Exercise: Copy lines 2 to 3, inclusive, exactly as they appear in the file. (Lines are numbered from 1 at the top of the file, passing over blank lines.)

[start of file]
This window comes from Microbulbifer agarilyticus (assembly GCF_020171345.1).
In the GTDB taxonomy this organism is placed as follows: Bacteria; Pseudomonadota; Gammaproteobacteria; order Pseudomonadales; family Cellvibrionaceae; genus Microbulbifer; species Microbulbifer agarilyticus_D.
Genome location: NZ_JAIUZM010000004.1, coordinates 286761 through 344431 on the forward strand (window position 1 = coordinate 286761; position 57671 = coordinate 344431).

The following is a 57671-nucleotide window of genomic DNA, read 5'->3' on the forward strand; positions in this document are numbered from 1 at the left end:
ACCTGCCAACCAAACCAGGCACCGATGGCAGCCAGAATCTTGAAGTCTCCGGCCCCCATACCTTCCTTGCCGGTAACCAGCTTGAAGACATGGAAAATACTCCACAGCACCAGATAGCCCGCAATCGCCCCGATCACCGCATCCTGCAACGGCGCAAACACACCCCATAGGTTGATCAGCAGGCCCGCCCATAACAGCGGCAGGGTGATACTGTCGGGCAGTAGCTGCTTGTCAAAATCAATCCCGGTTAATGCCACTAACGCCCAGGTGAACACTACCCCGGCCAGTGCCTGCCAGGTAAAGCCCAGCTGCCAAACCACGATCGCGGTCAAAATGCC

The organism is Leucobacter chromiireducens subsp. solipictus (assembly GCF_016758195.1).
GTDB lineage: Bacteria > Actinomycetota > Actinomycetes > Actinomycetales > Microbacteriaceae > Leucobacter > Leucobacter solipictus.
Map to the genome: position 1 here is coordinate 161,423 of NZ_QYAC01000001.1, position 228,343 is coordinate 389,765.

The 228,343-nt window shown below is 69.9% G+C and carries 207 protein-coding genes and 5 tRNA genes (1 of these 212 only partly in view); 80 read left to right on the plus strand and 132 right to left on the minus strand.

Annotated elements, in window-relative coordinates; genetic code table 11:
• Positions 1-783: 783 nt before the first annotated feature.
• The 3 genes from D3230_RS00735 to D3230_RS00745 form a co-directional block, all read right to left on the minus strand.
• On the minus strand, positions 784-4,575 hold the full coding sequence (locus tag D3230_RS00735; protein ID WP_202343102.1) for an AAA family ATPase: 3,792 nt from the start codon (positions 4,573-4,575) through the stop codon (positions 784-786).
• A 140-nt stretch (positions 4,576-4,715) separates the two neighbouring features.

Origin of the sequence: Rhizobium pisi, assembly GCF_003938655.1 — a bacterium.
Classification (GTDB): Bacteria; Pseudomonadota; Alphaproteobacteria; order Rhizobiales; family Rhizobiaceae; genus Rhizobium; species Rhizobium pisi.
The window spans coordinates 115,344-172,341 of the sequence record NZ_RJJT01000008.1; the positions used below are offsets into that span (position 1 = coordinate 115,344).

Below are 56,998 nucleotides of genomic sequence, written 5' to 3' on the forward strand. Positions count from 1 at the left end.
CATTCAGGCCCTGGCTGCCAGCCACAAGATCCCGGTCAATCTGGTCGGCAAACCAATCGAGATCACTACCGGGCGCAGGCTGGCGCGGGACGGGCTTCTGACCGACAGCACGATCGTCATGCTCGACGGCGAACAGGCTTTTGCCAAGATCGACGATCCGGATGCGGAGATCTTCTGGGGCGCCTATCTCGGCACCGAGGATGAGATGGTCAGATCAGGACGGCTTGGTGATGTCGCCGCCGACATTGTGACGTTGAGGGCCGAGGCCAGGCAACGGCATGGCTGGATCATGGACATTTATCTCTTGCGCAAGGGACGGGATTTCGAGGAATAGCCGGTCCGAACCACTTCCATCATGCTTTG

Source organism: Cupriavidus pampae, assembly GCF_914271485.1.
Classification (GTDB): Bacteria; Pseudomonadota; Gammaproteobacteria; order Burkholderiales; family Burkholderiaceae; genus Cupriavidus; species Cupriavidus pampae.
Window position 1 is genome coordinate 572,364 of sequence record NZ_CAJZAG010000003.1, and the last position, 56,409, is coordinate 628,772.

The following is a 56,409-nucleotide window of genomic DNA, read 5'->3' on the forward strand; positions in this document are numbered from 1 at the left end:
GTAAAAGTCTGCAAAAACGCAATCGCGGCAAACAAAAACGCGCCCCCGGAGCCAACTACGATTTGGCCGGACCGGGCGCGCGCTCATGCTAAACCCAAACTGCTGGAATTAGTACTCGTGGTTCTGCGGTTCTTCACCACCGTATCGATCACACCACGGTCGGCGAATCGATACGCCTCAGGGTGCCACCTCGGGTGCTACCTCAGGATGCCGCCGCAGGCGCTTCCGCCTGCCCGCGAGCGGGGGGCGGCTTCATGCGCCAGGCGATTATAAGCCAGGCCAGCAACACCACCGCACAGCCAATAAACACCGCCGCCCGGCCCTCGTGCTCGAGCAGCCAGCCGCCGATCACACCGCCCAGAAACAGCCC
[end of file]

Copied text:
In the GTDB taxonomy this organism is placed as follows: Bacteria; Pseudomonadota; Gammaproteobacteria; order Pseudomonadales; family Cellvibrionaceae; genus Microbulbifer; species Microbulbifer agarilyticus_D.
Genome location: NZ_JAIUZM010000004.1, coordinates 286761 through 344431 on the forward strand (window position 1 = coordinate 286761; position 57671 = coordinate 344431).